Bo Ryan's crew made headlines with its plodding 51-34 demolition of Michigan (10-22) Friday, holding Big Blue to the lowest output in Big Ten Tournament history. The top-seeded Badgers started the game with a 10-0 run and added another 10-point spurt in the final minutes of the half to lead 26-18 at the break. When Brian Butch picked up his first foul immediately, with only 10 ticks gone by in the second half, I'll admit I panicked for a split-second. Luckily a 9-0 run ensued, powered by six straight from Marcus Landry, including a punctuating one-handed throwdown off a J-Bo behind-the-back pass that prompted a Wolverine timeout. Greg Stiemsma was able to pick up Butch's slack with relative ease, finishing with 7 boards and 2 blocks. [box score]

A big key to holding Michigan to 20% shooting was Michael Flowers shutting down Manny Harris. In the post-game interview with Erin Andrews, Flowers mentioned the previous Harris explosion as a possible reason he did not win conference Defensive POY, but he was more politically correct in the press conference afterwards.

Michigan managed only two points over the final eight minutes. No disrespect to the Badger defense, but that is simply an atrocity to the game of basketball. I don't mind commentators claiming that Wisconsin "won ugly" if the Badgers have a lot of turnovers and a low shooting percentage. The pace they like to play at will not cover up those things with a bunch of points. But whatever the pace, scoring 50% more points than your opponent is impressive. It's comparable to winning 90-60 in a faster-paced game. Glitzy television analysts will never acknowledge this.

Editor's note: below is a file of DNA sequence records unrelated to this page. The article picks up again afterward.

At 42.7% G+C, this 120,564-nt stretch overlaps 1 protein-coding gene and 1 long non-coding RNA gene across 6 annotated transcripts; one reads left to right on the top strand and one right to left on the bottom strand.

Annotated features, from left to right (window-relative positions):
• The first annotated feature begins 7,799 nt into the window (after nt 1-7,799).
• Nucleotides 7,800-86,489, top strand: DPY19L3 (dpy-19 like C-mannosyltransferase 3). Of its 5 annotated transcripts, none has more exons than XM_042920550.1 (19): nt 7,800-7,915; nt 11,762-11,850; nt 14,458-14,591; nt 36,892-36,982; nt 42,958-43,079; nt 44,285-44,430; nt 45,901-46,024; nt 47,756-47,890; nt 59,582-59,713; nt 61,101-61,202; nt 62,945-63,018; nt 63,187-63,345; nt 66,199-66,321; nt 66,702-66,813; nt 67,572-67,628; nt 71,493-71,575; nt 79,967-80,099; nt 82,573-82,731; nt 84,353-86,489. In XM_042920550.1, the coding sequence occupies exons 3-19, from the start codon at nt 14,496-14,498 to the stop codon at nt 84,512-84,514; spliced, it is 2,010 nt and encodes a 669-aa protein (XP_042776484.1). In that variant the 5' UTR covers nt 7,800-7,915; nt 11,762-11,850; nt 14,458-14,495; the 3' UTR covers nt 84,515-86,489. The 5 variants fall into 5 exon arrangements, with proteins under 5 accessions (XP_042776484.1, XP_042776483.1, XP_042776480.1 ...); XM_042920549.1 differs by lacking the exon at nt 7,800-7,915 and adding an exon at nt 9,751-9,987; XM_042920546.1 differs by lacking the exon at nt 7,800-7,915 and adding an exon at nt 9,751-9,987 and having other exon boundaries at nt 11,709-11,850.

The best thing I can say about Wisconsin's win over Michigan State is that I have full confidence in the Badgers winning any close game in which they are involved. Even though the team lost its best leader ever in the offseason, UW still starts two juniors and two seniors. Those two classes have racked up plenty of experience and will probably end up with the most victories of any two groups in Badger history.

Two such players, Brian Butch and Marcus Landry, paced UW with 19 and 18 points respectively; they teamed with Joe Krabbenhoft to grab 26 of UW's 34 rebounds [box score]. Butch shot 6-of-10 from the floor while Landry struggled -- although the begoggled one sank nine of his 13 free throws after missing four of his first five attempts.

My longstanding rule is that no matter how poorly Wisconsin plays the first 36 minutes, if it is within five points with four minutes remaining the game is theirs to lose. Such was the situation after Michigan State's bizarre parade of big men fouling out that started in the 35th minute. And much like the Texas game, Wisconsin played terrific basketball with Trevon Hughes out of the lineup. Watching the game, Hughes didn't really seem to be adding much to the offense prior to the umpteenth tweaking of his ankle. So the 24-10 run that Wisconsin used to close out the game really was not much of a surprise.

Izzo is not taking it well [audio]. Bo now owns an 11-3 record all-time versus MSU's headmaster.

In other Big Ten Tournament news, I said Minnesota would upset Indiana, but I sure did not predict the frantic finish to that contest. With a nice tourney run, Minnesota could have realized the promise of Tubby Smith's early-season boost. But alas, Illinois was the true Cinderella of this tournament, snipping the Gophers in another low-scoring affair. I would say that Illinois has no chance today versus Wisconsin, but sometimes dreams come true.

- Alando Tucker is headed back to the D-League: Tucker's blog
- Mike Bruesewitz scored 18 points to lead Henry Sibley to victory in the MSHSL Class 4A boys playoffs.
- Princeton will not continue in Class 3A after losing 73-71 to a Monticello team it had already beat twice in the regular season. Jared Berggren scored 18 points.
- Jacob Jenkins, a Class of 2009 "person of interest" talks about why he would love to play for Wisconsin.

Thursday, March 13, 2008

Fine-Tuning the Tourney Machine

The goal for the Badgers during the Big Ten Tournament is to get another shot at Purdue and avenge their only two conference losses. Doing so would provide a most valuable boost of confidence for Wisconsin and display real improvement in adjusting to a quality opponent's more aggressive style. Proving themselves to themselves in such a scenario is even more important than impressing any selection committee.